A couple of months ago, an editor pulled me into an office at the Dallas Morning News, anxious to show me his latest find on eBay. For a pittance, he had acquired a few minutes of film shot in downtown Dallas in 1939. Here was the city, in the glorious saturation of Kodachrome, as I had not seen it before: streets crammed with men and women going about their business, streetcars jockeying for space, blinking neon theater marquees, vistas so dense with buildings they could easily be mistaken for Manhattan.
Dallas doesn’t look like that anymore. In the postwar years, those crowds seemed less a sign of urban vitality than a lethal hindrance to efficiency, and, in the name of progress, the city devoted itself fully to the automobile. If you look at a map of the city today, you will see the result: Downtown Dallas is now enclosed by a ring of highways, a concrete noose that has choked off its once-lively streets, replacing them with a checkerboard of parking lots, garages, and vacant buildings.
Almost two years ago, when it opened a deck park over a sunken stretch of that highway ring, the city got an idea of just what might happen if you were to cut this noose. Klyde Warren Park—named for the adolescent son of a local billionaire, who paid for the privilege—gave Dallas a new front lawn, one that sutured the city together and proved a boon to the burgeoning neighborhoods beside it.
The success of Klyde Warren has served as the backdrop to an even more audacious proposal, one that would knock down a segment of the highway noose rather than cover it over. The idea, developed by Brandon Hancock and Patrick Kennedy, a pair of New Urbanist planners, would dismantle a dilapidated section of elevated highway, IH-345, that cuts off downtown from Deep Ellum, a historically black commercial and entertainment district, and residential East Dallas beyond.
The proposal was prompted by the precarious state of that elevated stretch of road. According to the Texas Department of Transportation TxDOT, its repair will cost roughly $100 million. Why spend all that money when a teardown would leave some 187 acres free for development, a potential windfall in tax revenue? Why not reknit the city fabric by removing an impassable stretch of on-and-off-ramp spaghetti?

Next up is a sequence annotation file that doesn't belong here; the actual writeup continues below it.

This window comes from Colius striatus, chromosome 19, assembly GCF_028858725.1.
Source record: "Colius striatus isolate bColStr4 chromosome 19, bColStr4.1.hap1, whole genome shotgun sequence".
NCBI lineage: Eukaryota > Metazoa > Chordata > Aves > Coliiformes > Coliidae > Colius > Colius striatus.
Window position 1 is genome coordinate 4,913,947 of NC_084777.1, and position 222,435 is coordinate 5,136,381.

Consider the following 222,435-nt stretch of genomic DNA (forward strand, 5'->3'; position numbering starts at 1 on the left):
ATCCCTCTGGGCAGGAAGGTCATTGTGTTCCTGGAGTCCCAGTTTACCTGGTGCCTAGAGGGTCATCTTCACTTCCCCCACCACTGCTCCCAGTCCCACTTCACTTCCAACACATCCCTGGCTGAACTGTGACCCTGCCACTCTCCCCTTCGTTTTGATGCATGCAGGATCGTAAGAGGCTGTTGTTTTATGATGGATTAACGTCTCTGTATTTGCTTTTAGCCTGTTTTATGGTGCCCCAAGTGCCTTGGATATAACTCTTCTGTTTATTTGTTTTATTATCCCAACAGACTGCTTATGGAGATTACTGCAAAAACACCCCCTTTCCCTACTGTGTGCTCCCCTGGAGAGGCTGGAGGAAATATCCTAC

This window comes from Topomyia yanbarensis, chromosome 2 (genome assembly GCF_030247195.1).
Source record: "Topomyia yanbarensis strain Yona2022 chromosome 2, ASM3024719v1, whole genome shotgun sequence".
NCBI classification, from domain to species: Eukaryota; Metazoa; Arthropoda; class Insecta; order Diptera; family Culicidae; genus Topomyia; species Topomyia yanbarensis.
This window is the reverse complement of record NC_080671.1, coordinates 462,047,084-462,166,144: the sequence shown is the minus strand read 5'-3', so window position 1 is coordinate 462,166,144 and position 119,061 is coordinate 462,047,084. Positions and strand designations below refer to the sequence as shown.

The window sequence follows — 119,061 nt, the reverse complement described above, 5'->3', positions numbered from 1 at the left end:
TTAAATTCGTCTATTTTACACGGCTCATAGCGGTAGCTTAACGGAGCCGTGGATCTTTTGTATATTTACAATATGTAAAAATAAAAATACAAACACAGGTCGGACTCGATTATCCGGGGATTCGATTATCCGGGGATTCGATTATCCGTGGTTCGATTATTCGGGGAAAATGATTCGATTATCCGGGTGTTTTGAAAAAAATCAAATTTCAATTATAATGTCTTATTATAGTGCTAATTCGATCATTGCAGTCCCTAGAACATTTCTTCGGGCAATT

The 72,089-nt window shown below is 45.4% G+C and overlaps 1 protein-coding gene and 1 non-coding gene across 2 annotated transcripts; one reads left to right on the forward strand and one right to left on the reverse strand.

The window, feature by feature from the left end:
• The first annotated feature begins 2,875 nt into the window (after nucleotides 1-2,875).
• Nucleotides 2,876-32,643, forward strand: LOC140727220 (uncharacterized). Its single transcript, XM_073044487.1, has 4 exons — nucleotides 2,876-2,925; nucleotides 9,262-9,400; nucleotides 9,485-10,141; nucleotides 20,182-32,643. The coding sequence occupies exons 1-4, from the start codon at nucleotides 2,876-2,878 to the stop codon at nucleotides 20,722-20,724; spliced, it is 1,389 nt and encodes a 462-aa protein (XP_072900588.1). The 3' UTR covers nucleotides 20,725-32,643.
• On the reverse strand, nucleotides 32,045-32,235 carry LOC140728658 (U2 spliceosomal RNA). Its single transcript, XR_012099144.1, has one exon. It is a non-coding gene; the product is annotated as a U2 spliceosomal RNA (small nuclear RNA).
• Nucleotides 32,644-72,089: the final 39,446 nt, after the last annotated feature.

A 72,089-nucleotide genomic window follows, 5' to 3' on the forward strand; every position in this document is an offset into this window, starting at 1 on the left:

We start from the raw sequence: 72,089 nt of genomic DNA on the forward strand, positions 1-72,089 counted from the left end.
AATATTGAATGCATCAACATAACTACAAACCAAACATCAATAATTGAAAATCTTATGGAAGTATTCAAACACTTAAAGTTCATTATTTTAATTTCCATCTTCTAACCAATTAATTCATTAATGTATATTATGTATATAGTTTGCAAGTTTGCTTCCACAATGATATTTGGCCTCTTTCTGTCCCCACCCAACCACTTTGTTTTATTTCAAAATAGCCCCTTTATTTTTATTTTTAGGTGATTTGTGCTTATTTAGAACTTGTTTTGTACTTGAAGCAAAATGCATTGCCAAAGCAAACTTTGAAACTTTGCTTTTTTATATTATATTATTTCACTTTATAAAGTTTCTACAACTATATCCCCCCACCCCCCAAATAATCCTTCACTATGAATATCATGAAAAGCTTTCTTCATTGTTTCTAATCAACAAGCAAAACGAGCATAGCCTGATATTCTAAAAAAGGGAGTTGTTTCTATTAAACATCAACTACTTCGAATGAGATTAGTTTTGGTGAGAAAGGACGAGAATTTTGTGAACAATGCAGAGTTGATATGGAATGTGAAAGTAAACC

Downtown Dallas is now enclosed by a ring of highways, a concrete noose that has choked off its once-lively streets, replacing them with a checkerboard of parking lots, garages, and vacant buildings.
Last October, with TxDOT still dithering about its plans for the road—a tear-out was not an option it was even considering—I wrote a long article in support of the tear-out for the Dallas Morning News, knowing full well that the idea of removing a highway in Dallas was still something close to apostasy. The car here is understood as an instrument of personal freedom and independence, even as we often find ourselves at its mercy, and never mind that its infrastructure requires enormous public spending and debt.
That article received upward of 140 comments, an impressive number for a story in the arts section of the paper. Most gratifying was that there were as many in favor of the proposal as there were opposed to it. Dallas, it seemed, was ready for a serious conversation about its infrastructure, and how it shapes the life of the city.
Managing that discussion has proven a distinct challenge. I am by nature and profession a critic and a historian, not an activist, and it has been a curious experience to find myself somewhere near the front lines of a cause, and stranger still, being a Modernist, to be stationed at the barricades alongside local champions of the Congress for the New Urbanism.
But one of the first rules of politics is that you take your allies where you can find them, and, in cities today, New Urbanists and Modernists are not such strange bedfellows, despite years of rhetorical jousting. The progressive dream of a pedestrian-friendly, dense urban core with an active street life is one shared by both of those constituencies, and achieving it requires cooperation.